Although the Aegean coastline is a continuation of the Mediterranean
coast, it is quite irregular because the mountains in the area fall perpendicularly
into the Aegean Sea. As a result, the length of the Aegean Sea coast is
over 2,800 kilometres. The coastline faces out to many islands.
The Marmara Sea is located totally within national boundaries
and occupies an area of 11,350 square kilometres. The coastline of the
Marmara Sea is over 1,000 kilometres long; it is connected to the Black
Sea by the Bosphorus and with the Mediterranean by the Dardanelles.
Most of the rivers of Turkey flow into the seas surrounding
the country. The Firat (Euphrates) and Dicle (Tigris) join together in
Iraq and flow into the Persian Gulf. Turkey's longest rivers, the Kizilirmak,
Yesilirmak and Sakarya, flow into the Black Sea. The Susurluk, Biga and
Gonen pour into the Sea of Marmara, the Gediz, Kucuk Menderes, Buyuk Menderes
and Meric into the Aegean, and the Seyhan, Ceyhan and Goksu into the Mediterranean
In terms of numbers of lakes, the Eastern Anatolian
region is the richest. It contains Turkey's largest, Lake Van (3.713 square
kilometres), and the lakes of Ercek, Cildir and Hazar. There are also
many lakes in the Taurus mountains area: the Beysehir and Egirdir lakes,
and the lakes that contain bitter waters like the Burdur and Acigoller
lakes, for example. Around the Sea of Marmara are located the lakes of
Sapanca, Iznik, Ulubat, Manyas, Terkos, Kucukcekmece and Buyukcekmece.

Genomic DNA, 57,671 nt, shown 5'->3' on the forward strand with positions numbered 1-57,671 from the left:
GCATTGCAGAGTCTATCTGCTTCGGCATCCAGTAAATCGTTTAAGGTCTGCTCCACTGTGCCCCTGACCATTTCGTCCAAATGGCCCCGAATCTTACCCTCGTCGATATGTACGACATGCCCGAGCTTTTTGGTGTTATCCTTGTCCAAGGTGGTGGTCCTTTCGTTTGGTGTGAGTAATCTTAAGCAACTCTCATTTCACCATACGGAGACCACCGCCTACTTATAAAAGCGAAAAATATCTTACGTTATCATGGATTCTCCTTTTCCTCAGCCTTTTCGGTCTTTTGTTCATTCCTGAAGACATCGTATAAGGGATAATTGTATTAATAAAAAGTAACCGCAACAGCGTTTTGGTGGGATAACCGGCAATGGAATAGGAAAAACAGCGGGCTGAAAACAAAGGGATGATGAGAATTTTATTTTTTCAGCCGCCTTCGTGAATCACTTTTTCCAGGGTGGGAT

In Central Anatoia is the second largest lake in Turkey: Tuzgolu: The
waters of this lake are shallow and very salty. The lakes of Aksehir and
Eber are also located in this region.
As a result of the construction of dams during the past thirty
years, several large dam lakes have come into existence. Together with
the Ataturk Dam lake which started to collect water in January 1990, the
following are good examples: Keban, Karakaya, Altinkaya, Adiguzel, Kilickaya,
Karacaoren, Menzelet, Kapulukaya, Hirfanli, Sariyar and Demirkopru.
Although Turkey is situated in a geographical location where
climatic conditions are quite temperate, the diverse nature of the landscape
, and the existence in particular of the mountains that run parallel to
the coasts, results in significant differences in climatic conditions
from one region to the other. While the coastal areas enjoy milder climates,
the inland Anatolian plateau experiences extremes of hot summers and cold
winters with limited rainfall.